My 2 year old has been getting in on the reading action lately. Usually our routine is to read a book of each child’s choosing both before afternoon quiet time and then again before bed. With three kids choosing, we rack up some serious time reading time!
Now my youngest is insisting on choosing his *own* book for reading times too, and I thought I’d share some of his current favorites in case you need some library list inspiration for your little one. Of course, these are books tiny girls could certainly love, too – it just so happens my tiny one right now is a boy, and I do notice a bit of – shall we say? – masculine flair in his preferences.
This was one that one of my kids picked at the library that I was honestly was kind of “meh” about at first, but its proven entertaining. There are colors to point out, animal sounds to make, and my favorite – imaginative play is encouraged. I can also see this being a fun book for a beginner reader because the text is huge and fairly simple.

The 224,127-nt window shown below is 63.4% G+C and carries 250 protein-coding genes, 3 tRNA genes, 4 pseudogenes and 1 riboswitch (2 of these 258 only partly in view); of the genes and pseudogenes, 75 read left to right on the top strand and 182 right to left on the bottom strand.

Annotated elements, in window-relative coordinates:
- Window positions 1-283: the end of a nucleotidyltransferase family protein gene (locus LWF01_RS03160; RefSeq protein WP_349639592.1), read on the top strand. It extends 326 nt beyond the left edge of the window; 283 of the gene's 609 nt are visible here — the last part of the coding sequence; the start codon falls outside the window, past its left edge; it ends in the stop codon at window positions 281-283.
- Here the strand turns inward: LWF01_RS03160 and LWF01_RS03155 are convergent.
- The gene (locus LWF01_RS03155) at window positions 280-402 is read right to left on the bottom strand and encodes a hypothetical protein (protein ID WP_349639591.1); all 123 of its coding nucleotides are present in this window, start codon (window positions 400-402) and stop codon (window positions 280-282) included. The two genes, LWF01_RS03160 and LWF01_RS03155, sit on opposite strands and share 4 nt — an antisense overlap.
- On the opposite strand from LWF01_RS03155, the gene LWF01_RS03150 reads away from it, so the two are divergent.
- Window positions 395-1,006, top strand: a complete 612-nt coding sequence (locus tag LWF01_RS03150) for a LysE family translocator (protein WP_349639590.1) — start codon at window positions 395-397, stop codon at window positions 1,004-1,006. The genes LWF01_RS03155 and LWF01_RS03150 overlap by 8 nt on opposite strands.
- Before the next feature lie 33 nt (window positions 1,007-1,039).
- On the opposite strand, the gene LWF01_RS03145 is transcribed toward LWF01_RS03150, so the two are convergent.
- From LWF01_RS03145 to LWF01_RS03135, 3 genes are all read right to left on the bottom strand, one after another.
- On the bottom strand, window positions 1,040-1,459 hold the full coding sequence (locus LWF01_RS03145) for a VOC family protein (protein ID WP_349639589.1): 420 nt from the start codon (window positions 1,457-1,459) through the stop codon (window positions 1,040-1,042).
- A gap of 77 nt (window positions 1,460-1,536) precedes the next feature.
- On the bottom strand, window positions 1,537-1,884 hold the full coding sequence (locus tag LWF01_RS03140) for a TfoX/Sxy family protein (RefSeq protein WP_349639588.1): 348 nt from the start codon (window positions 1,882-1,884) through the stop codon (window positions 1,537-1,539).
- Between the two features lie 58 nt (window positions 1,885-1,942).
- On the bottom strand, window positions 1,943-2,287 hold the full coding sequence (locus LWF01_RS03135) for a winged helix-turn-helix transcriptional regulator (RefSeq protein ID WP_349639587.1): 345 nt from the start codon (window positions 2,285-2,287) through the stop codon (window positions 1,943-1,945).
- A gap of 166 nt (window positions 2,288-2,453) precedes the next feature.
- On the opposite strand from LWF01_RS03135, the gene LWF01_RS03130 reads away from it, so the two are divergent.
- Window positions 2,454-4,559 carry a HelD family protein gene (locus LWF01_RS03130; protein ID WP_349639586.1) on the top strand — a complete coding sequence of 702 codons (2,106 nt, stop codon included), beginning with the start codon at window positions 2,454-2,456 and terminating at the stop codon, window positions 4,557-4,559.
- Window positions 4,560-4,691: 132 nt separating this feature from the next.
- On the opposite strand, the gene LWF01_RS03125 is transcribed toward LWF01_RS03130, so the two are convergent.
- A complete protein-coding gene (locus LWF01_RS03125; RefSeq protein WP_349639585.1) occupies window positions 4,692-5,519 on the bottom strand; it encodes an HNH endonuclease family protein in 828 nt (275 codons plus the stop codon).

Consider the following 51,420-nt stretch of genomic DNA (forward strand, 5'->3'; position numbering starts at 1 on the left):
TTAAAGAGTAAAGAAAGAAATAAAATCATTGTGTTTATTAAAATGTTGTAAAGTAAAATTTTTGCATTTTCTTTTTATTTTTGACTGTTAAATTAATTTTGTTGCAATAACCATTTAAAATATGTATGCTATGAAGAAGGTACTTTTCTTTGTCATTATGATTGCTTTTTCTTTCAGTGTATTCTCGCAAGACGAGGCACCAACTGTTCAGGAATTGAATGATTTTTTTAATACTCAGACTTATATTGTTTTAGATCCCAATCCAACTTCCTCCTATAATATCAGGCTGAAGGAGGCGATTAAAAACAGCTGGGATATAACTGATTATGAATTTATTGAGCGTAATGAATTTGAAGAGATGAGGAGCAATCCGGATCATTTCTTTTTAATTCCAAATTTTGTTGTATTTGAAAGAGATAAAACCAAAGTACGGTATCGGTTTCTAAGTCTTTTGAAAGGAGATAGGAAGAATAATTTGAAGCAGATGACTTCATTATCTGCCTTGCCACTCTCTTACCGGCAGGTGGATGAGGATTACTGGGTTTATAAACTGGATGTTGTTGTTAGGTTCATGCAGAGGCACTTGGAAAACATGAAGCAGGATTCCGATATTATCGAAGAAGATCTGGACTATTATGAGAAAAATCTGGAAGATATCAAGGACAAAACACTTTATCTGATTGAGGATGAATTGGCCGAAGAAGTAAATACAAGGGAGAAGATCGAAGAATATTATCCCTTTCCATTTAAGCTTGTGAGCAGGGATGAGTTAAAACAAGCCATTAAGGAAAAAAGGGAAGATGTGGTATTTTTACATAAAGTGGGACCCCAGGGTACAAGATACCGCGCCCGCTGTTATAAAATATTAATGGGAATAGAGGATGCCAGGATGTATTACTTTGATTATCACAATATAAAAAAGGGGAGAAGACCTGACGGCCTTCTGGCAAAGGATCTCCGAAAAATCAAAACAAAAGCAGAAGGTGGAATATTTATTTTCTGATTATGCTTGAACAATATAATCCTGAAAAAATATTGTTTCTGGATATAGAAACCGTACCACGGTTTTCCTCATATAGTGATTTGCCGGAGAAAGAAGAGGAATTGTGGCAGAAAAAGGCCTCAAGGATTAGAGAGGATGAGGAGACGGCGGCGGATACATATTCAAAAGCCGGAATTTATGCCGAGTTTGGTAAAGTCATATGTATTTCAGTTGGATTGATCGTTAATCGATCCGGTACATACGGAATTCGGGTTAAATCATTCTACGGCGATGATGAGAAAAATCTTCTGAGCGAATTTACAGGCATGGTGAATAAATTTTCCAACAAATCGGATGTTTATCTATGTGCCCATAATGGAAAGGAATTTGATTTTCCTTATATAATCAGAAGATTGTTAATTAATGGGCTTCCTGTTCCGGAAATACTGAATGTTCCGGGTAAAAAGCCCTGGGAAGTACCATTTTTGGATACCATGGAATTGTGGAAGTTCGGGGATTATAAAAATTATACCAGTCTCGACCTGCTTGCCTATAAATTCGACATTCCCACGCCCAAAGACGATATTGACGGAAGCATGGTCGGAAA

Of course you know about TVHC – how could you not? If you’re like me you got three copies of the board book alone during your first child’s babyhood. It has been such an enduring favorite around here that I made my little guy’s 2nd birthday cake an homage to the Caterpillar:
Okay, maybe hate is a bit too strong a word – more of a mental eyeroll. After having two sweet little girls who love princesses with no prompting from Mom whatsoever, my chosen defense to the superficial aspects of princess mania has become good princess books. This was a bit challenging at first, as the overt “princess books” that I found that outwardly poked fun at the whole princess genre were a bit too pushy and snarky for me. I don’t want to make fun of my girls, and I didn’t find those anti-princess books terribly well written. But over the years though happy library browsing accident, we’ve come across several excellent books that center around princesses who display courage, kindness, intelligence, compassion, and self sacrifice – all those things I want my daughter to admire over great hair and a tiny waist.
Mufaro has two daughters – both considered to be the most beautiful around. Although they are both lovely in form and face, the two sisters vary widely in their attitudes. One is hard-working and compassionate, the other is vain and cruel. As they journey to meet the prince, their true natures will become clear to their potential bridegroom. This book has been a wonderful jumping off point into the discussion of, “what makes someone beautiful?”
Rafe Martin / David Shannon
Shirley Climo / Ruth Heller